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This Is My Child - the new MNHQ campaign. Everyone come look please!

304 replies

RowanMumsnet · 16/08/2013 15:16


As lots of you will already know, we've spent the last few months working on a new campaign called 'This Is My Child' - and it's launching on Monday. (We're letting you know about it now because there's a rather nice piece about in in the Guardian this weekend.)

You can read about the background to the campaign here, but in essence it's about myth-busting and awareness-raising - so we'd really love you all to share it as widely as possible. We've consulted with Mumsnetters and the material is supported by input from some of the leading charities in the field: Mencap, Contact A Family and Every Disabled Child Matters.

Over the years on Mumsnet, parents of children with SN have described how their lives are made more difficult by the occasional (or not-so-occasional) judginess of members of the public. They've described how this can contribute to their isolation, placing limits on their social opportunities because they can't face the stress and disapproval that comes with public interactions.

That's why we came up with This Is My Child. Its aim is to support parents of children with additional needs, inform everyone else, and open up a conversation about how we can all act together to make day-to-day life a bit easier for these families.

The input of parents caring for children with special needs has always provided a fascinating perspective for other MNers, encouraging empathy and giving real insight into what life can be like. We're hoping that our myth-busters, tips for non-experts and strategies for parents and carers, along with our background facts and figures, will help to bring the wisdom and perspective of Mumsnet SN posters to a wider audience.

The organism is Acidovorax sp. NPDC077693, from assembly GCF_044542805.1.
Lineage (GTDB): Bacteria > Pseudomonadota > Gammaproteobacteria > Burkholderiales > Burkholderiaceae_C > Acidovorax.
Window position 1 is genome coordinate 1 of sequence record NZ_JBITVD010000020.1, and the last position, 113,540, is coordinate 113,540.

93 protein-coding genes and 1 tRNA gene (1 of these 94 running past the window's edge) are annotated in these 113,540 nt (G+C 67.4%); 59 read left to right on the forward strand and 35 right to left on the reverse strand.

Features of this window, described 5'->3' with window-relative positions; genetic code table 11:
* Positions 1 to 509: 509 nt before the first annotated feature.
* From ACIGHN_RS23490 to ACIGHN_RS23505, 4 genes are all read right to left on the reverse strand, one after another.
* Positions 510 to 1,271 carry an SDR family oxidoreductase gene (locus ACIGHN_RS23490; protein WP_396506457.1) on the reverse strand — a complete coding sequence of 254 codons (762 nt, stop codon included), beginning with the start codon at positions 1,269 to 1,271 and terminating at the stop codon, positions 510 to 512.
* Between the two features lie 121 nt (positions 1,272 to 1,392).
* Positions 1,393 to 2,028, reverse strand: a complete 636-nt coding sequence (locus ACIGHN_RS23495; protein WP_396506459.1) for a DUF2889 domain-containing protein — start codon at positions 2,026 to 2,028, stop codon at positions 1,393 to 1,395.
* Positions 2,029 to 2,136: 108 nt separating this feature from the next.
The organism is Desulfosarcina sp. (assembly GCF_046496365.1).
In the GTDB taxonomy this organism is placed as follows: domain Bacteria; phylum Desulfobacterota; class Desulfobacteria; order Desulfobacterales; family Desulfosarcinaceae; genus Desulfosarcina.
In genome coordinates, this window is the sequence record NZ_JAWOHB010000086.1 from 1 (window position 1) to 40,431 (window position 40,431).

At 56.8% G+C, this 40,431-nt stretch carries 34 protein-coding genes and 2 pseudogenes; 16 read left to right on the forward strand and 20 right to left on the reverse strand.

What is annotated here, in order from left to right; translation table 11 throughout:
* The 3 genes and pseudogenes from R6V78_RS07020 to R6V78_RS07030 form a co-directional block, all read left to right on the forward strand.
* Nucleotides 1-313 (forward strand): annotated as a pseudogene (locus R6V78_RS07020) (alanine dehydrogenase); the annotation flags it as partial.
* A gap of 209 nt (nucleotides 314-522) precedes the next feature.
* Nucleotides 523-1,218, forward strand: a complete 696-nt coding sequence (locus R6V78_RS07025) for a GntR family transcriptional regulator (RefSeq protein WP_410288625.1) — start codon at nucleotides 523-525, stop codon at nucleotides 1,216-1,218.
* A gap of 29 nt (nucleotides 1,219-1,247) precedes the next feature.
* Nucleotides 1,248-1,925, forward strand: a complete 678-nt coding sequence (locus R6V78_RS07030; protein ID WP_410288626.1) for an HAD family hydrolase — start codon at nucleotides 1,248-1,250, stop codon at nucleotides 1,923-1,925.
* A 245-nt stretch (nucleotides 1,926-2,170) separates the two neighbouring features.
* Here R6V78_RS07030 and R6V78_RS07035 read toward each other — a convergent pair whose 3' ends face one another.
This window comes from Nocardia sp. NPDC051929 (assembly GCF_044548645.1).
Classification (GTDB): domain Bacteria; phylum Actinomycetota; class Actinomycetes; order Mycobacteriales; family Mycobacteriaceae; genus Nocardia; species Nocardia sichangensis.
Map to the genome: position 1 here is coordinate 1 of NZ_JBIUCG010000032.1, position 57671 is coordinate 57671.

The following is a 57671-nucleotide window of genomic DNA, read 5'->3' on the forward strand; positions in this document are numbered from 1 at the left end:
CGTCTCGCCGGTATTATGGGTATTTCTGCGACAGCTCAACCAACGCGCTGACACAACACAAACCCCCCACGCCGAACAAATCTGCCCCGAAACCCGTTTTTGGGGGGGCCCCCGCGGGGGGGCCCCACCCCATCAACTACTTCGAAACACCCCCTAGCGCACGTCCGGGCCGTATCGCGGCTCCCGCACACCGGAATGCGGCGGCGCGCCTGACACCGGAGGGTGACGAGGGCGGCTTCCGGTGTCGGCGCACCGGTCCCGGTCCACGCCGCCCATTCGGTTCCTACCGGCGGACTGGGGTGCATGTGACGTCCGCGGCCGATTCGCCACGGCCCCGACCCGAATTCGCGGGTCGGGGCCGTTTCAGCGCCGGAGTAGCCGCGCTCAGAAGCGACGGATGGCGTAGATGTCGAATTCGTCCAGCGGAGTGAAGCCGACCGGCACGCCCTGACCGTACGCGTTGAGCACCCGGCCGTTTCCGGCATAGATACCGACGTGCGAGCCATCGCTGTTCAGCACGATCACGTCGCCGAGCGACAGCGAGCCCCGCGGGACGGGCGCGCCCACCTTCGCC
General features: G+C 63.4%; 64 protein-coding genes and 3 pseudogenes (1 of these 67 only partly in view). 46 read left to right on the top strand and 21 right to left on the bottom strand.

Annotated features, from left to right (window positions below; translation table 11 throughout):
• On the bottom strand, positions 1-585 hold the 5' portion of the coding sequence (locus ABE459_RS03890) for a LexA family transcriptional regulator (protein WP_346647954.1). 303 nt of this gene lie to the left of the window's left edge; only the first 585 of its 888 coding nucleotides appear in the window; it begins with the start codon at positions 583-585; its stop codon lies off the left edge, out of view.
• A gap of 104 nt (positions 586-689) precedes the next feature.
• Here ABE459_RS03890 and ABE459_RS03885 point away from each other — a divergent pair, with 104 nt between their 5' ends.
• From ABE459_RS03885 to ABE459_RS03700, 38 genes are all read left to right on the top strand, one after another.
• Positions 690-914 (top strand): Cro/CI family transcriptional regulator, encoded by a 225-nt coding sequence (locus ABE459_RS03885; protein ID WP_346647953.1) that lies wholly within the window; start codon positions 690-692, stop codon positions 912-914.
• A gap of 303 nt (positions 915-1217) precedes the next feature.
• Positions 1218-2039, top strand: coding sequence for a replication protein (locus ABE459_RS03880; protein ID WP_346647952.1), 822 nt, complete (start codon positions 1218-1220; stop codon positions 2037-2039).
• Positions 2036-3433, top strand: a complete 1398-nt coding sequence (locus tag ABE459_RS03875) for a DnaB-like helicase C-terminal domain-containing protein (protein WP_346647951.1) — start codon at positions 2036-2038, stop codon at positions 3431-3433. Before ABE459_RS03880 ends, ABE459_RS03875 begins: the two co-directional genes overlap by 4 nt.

So if you like what you read and think someone you know would find it interesting or useful, please share it as widely as you can (you'll find our impressively large sharing buttons on each page Wink).

And for the Tweeps among you, we'll be holding a Twitter party on the #ThisIsMyChild hashtag on Tuesday between 1pm and 2pm; please join in if you can.

As ever, we'd love to know your thoughts and hear your feedback, so please use this thread to post up anything that occurs to you.


OP posts:
Sirzy · 23/08/2013 11:37

Aww poor thing. It is horrible watching them suffer. I keep onto the hope it will clear as he gets older but the doctors aren't optimistic now as he has some damage to one of his lungs

sparklingstars · 23/08/2013 12:23

It's not unheard of I suppose. I live in hope that mine will grow out of it. What concerns me is that mine is on all this medication but all on the say so of the GP/asthma nurse but has never been referred to a consultant or hospital clinic. I must investigate that.

Sirzy · 23/08/2013 12:30

DS has been under the hospital since he was 6 months old and they are fantastic. We have had issues with the GP just getting repeat prescriptions (they question everything because the consultant has had to put him on very high doses of everything/drugs which aren't licensed for an under 4) and they don't like to even give him pred meaning we end up in A and E instead so I am glad we have good care from the hospital!

sparklingstars · 23/08/2013 12:39